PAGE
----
Cash is as complex as any real person, but “the balance” of him is on the side of reason. A chapter from Cash’s point of view that justifies his use of beveling in the construction of his mother’s coffin is numbered like a scientific proof. Another brother, Jewel, is often described as having eyes like wood; his woodenness next to his brother’s carpentry (carpentry : wood :: thought : thing) seems to reinforce the dichotomy of a rational versus a concrete style of being. Cash tries to protect the family from Anse’s irrationality, but ultimately Anse’s cracked vision of the world drags them under like the flooded river drags under the Bundren family wagon.
There’s a sort of twisted slapstick comedy about Anse’s fumbling with Addie’s corpse, an almost Weekend at Bernie’s gallows humor to the injuries he inflicts on Cash and Darl on the journey to bury their mother. Anse is so determined to beat the buzzards to Jefferson with his wife’s rotting corpse that he rushes the family across a flooded river, drowns his mules, causes Cash to break his leg, then sets the broken leg in concrete instead of consulting a doctor (speaking of concrete thought). When Dr. Peabody finally treats the leg, which has been dangerously strangulated by the concrete splint, he’s furious at Anse and at Cash for listening to Anse:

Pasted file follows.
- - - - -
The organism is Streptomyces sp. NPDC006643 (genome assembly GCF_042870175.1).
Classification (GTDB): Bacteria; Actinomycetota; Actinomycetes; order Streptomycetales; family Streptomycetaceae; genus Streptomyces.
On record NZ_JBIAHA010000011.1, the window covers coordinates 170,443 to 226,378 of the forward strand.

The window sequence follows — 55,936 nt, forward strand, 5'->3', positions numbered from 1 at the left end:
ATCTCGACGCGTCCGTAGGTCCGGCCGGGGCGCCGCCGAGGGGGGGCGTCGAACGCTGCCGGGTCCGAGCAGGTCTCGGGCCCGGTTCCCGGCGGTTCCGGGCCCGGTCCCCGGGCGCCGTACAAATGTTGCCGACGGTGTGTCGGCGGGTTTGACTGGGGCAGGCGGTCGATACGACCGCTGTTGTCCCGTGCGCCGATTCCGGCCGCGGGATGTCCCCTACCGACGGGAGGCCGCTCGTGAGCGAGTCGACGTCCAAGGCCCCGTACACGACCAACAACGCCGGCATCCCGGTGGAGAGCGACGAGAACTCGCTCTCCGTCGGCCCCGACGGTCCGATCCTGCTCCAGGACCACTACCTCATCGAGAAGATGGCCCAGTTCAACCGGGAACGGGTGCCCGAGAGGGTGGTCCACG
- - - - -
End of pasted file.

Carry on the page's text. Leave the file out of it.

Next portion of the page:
“Concrete,” I said. “God Almighty, why didn’t Anse carry you to a sawmill and stick your leg in the saw? That would have cured it. Then you all could have stuck his head into the saw and cured a whole family…….” p. 240
Dr. Peabody arrives from the world of science and reason to a scene of utter Mississippi redneck madness, like Fortinbras at the end of Hamlet, too late to set things completely right, but not too late to give the madness a fine epitaph. If rednecks blamed their woes on the educated class, Faulkner associated the rednecks with the decay of the Old South, specifically a self-destructive decay in the faculties of reason and a backsliding against modernity and knowledge. It was his own capacity for close attention to reality that made Faulkner one of the great masters of modernist literature.